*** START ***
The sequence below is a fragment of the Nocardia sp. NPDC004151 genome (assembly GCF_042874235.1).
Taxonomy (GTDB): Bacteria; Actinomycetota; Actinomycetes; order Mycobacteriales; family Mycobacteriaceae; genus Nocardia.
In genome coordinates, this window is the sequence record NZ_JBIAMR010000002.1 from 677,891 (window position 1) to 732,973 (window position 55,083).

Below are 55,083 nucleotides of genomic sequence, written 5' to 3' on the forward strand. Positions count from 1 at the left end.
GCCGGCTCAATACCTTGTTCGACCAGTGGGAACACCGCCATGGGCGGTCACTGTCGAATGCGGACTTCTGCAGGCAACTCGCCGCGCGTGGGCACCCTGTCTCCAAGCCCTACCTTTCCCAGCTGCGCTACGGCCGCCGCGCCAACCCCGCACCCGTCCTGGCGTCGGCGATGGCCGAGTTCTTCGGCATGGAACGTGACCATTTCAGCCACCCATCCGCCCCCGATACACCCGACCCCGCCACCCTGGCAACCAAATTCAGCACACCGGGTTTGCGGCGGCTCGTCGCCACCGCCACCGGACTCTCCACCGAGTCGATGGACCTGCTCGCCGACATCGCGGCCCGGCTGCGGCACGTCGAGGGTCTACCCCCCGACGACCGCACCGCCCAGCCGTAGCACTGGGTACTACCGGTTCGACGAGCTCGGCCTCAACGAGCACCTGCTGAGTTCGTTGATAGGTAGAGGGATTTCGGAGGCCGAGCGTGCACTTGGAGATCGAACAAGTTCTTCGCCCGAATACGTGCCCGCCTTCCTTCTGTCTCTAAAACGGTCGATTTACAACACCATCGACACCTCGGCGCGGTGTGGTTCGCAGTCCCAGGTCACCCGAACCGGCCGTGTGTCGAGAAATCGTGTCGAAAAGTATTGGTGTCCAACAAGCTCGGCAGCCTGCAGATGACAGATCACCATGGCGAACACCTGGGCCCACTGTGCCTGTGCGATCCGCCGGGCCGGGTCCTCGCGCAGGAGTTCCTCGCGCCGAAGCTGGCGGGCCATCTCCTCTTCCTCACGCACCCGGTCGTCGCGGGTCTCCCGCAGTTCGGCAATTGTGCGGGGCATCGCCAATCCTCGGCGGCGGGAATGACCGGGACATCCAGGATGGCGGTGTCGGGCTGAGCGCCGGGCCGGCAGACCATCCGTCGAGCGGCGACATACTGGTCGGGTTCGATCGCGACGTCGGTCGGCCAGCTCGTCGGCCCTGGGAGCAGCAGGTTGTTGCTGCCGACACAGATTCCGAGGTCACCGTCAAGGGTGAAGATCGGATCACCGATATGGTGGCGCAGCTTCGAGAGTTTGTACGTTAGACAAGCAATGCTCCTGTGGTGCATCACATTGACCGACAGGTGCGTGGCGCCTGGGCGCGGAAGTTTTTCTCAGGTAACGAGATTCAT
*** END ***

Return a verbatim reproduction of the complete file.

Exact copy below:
The sequence below is a fragment of the Nocardia sp. NPDC004151 genome (assembly GCF_042874235.1).
Taxonomy (GTDB): Bacteria; Actinomycetota; Actinomycetes; order Mycobacteriales; family Mycobacteriaceae; genus Nocardia.
In genome coordinates, this window is the sequence record NZ_JBIAMR010000002.1 from 677,891 (window position 1) to 732,973 (window position 55,083).

Below are 55,083 nucleotides of genomic sequence, written 5' to 3' on the forward strand. Positions count from 1 at the left end.
GCCGGCTCAATACCTTGTTCGACCAGTGGGAACACCGCCATGGGCGGTCACTGTCGAATGCGGACTTCTGCAGGCAACTCGCCGCGCGTGGGCACCCTGTCTCCAAGCCCTACCTTTCCCAGCTGCGCTACGGCCGCCGCGCCAACCCCGCACCCGTCCTGGCGTCGGCGATGGCCGAGTTCTTCGGCATGGAACGTGACCATTTCAGCCACCCATCCGCCCCCGATACACCCGACCCCGCCACCCTGGCAACCAAATTCAGCACACCGGGTTTGCGGCGGCTCGTCGCCACCGCCACCGGACTCTCCACCGAGTCGATGGACCTGCTCGCCGACATCGCGGCCCGGCTGCGGCACGTCGAGGGTCTACCCCCCGACGACCGCACCGCCCAGCCGTAGCACTGGGTACTACCGGTTCGACGAGCTCGGCCTCAACGAGCACCTGCTGAGTTCGTTGATAGGTAGAGGGATTTCGGAGGCCGAGCGTGCACTTGGAGATCGAACAAGTTCTTCGCCCGAATACGTGCCCGCCTTCCTTCTGTCTCTAAAACGGTCGATTTACAACACCATCGACACCTCGGCGCGGTGTGGTTCGCAGTCCCAGGTCACCCGAACCGGCCGTGTGTCGAGAAATCGTGTCGAAAAGTATTGGTGTCCAACAAGCTCGGCAGCCTGCAGATGACAGATCACCATGGCGAACACCTGGGCCCACTGTGCCTGTGCGATCCGCCGGGCCGGGTCCTCGCGCAGGAGTTCCTCGCGCCGAAGCTGGCGGGCCATCTCCTCTTCCTCACGCACCCGGTCGTCGCGGGTCTCCCGCAGTTCGGCAATTGTGCGGGGCATCGCCAATCCTCGGCGGCGGGAATGACCGGGACATCCAGGATGGCGGTGTCGGGCTGAGCGCCGGGCCGGCAGACCATCCGTCGAGCGGCGACATACTGGTCGGGTTCGATCGCGACGTCGGTCGGCCAGCTCGTCGGCCCTGGGAGCAGCAGGTTGTTGCTGCCGACACAGATTCCGAGGTCACCGTCAAGGGTGAAGATCGGATCACCGATATGGTGGCGCAGCTTCGAGAGTTTGTACGTTAGACAAGCAATGCTCCTGTGGTGCATCACATTGACCGACAGGTGCGTGGCGCCTGGGCGCGGAAGTTTTTCTCAGGTAACGAGATTCAT